It was very familiar, but I think it’s familiar to any of us who’ve grown up in a — I grew up in a small town in the Midwest and the Blakes’ problems are not unique to the Blakes. They’re in every family, if not all of them, some of them. Health, money, betrayal, yearning, wanting to be loved.

I mean, that’s why it’s called “The Humans.” I think it’s recognizable. Some people say, “Well, I don’t know anybody like that,” and I want to go, “What are you talking about? How can you not? How do you live your life?” You want to say, “I bet your Thanksgiving dinner is exactly like theirs.” I think some people are in denial about it.

I think one of the issues in this that, for me, resonated was the issue of money, and that there are so many people who live day-to-day not knowing if they’re going to have enough money to pay the electricity bills or the mortgage. It’s terrifying. It’s a terrifying feeling, and to have that feeling all the time. You can’t help your children if they need help, and they do need help. I don’t know. It’s what we all go through, or have sometime in our lives.

I agree with everything you said, but somebody might counter, “Yeah, Richard Jenkins, he’s a successful actor. He’s been doing this. He’s on film, he’s on TV. He doesn’t have to worry about these things.” But actors have to worry — you work job-to-job. It’s the same thing in many respects.

Well, I don’t have to worry about it now, but I did for many years. I worried about it. I had kids. I had two kids and it was like, “What do I do now?” My wife, thank God, she was a dancer, and she’s a choreographer and she taught dance in an arts magnet high school. I don’t know what we would have done. I mean, I worked, but I made no money. I didn’t know what the future was.

It was like, I was in my 30s and I didn’t know how I was going to educate my kids, and you constantly think about that. I don’t think that’s anything that is foreign to most of us. You worry about it today and there’s no real need to, but it’s just part of who you are after a while.

Your father was not initially supportive of you being an actor. Did you tap into those memories to play the relationship that Erik has with his daughter, who’s a struggling musician?

Well, actually my father didn’t want me to be an actor, but I never knew that. That’s the difference. My father supported me all the time. He would have clippings in his pocket when people would come by. People always said, “Your dad stops me on the street and shows me.” He was terrified that I would starve to death, but I didn’t know that, and I never had a chance to thank him because I didn’t know he felt that way.

But Erik doesn’t really feel that way. Erik, actually, he sounds like he’s hard on his daughter, but what he says to her is, “If you are going to let a little setback like this do this to you, maybe you should do something else. Because I don’t want to see you give up what you’re doing because of something that can be fixed. We’re the Blakes, we bounce back.” He’s really saying, “Stop whining about it. Keep at it. Just don’t feel sorry for yourself.”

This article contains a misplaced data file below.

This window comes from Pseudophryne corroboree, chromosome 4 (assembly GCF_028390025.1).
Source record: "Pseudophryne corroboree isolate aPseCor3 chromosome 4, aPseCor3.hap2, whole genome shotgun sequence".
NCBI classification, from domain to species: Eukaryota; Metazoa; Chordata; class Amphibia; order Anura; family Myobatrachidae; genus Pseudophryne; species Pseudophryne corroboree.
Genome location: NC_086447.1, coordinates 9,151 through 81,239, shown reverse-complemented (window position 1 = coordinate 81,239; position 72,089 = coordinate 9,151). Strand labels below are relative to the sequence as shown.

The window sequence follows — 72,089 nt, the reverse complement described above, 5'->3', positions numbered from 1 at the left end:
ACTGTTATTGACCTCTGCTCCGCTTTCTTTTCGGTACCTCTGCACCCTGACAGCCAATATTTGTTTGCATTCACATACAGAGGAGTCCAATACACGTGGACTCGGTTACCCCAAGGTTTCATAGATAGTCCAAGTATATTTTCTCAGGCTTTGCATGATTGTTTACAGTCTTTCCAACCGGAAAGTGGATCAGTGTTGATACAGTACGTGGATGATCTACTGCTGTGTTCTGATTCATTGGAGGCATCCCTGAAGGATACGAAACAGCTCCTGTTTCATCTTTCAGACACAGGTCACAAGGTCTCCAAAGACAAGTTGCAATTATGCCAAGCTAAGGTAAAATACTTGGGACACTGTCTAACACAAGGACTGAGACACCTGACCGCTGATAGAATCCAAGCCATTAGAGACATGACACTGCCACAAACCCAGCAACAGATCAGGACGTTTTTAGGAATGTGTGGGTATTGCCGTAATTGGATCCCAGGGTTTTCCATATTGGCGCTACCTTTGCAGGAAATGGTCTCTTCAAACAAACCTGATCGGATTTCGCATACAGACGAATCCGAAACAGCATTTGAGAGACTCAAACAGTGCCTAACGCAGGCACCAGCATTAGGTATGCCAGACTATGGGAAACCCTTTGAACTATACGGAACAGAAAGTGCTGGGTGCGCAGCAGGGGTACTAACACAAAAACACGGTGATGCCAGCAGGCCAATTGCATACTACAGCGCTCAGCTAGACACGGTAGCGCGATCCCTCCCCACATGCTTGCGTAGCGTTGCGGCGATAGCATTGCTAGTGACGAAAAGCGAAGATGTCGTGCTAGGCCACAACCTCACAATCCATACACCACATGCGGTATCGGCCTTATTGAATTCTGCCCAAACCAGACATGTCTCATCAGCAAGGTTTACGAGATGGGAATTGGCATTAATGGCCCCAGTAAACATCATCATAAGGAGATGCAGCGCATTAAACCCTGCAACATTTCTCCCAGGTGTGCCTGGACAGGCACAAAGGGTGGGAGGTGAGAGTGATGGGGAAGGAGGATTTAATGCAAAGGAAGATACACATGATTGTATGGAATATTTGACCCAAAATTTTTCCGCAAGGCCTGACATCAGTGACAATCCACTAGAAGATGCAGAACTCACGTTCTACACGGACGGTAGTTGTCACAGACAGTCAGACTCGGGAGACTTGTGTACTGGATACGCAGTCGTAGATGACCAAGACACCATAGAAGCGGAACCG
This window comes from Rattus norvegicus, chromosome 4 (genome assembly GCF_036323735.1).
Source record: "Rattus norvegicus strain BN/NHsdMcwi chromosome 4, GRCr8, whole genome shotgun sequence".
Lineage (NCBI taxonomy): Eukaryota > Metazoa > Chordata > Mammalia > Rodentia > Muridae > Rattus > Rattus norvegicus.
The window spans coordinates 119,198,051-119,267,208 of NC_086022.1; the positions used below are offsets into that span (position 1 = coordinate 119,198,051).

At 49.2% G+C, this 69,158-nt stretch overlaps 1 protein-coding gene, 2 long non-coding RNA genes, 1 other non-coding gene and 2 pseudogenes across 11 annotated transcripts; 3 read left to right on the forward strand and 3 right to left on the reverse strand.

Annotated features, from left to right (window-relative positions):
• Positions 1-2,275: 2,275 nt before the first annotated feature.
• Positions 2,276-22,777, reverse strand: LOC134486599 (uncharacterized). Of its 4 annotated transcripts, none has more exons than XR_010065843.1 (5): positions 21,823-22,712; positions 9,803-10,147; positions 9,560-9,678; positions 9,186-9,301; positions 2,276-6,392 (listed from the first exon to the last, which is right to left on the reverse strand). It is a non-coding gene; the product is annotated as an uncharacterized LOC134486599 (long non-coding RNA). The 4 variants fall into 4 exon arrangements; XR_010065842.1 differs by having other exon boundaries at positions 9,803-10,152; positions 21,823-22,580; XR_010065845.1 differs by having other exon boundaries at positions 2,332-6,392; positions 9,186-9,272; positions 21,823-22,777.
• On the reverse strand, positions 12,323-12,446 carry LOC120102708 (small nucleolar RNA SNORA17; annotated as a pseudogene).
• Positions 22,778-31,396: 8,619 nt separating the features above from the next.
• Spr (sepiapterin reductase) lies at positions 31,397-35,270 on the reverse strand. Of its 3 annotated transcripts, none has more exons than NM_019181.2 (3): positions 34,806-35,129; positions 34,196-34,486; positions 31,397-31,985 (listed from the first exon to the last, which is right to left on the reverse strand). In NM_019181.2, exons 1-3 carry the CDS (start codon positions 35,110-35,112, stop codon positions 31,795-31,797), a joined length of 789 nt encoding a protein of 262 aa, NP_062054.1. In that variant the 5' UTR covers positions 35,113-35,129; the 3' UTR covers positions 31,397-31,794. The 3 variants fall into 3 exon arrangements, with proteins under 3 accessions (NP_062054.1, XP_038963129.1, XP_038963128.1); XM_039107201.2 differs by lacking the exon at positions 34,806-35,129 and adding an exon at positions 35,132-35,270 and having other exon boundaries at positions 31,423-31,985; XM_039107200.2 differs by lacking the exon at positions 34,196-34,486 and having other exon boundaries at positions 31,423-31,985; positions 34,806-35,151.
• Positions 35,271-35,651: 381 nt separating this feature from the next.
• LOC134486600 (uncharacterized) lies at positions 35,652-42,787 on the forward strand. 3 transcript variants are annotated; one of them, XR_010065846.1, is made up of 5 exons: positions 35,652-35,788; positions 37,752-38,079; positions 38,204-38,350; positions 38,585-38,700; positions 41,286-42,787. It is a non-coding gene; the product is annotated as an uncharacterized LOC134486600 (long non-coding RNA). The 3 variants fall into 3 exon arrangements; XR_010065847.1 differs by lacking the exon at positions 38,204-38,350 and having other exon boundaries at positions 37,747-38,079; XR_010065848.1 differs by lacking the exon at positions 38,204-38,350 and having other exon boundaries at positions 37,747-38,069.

How the set of The Humans felt like a horror movie

Tell me about working on that set, which to me, was kind of a combination of haunted house, a little bit of the apartment in “Repulsion” and a lot of apartments I hung out in back in Manhattan.

Well, I mean, I didn’t think it was up to me to think of it as a horror film, so I didn’t really. But when I watched it, I was like, “Oh, this is creepy. This is scary.” Because the way Steven manipulated it, the way he filmed, the way he put the camera, the way he put a jump scare in there. I mean, I was always somewhere else. My brain was somewhere else and not in the moment. There I was in my own head somewhere and these things startled me. My daughter touching my shoulder, or the noise upstairs. It was interesting because when I watched it all, I thought, “Oh my God, you really were jumpy in this place.”

Do you remember the worst apartment you lived in?

I was in graduate school and my wife was coming up and I found this apartment. It’s the last apartment she ever let me find. One night we were sleeping, we had a hide-a-bed you pulled out, and I woke up and she was on her side and her back was to me, and there was this huge cockroach on her shoulder. I went [makes flicking noise] and she never woke up. I think I told her about it about a month later. When you sat on the toilet, you had to put your feet in the shower.

Why he admires Guillermo Del Toro so much

We’re going to see you next in “Nightmare Alley.” How is it working with Guillermo again, and what can you say about this film and what people might expect from it?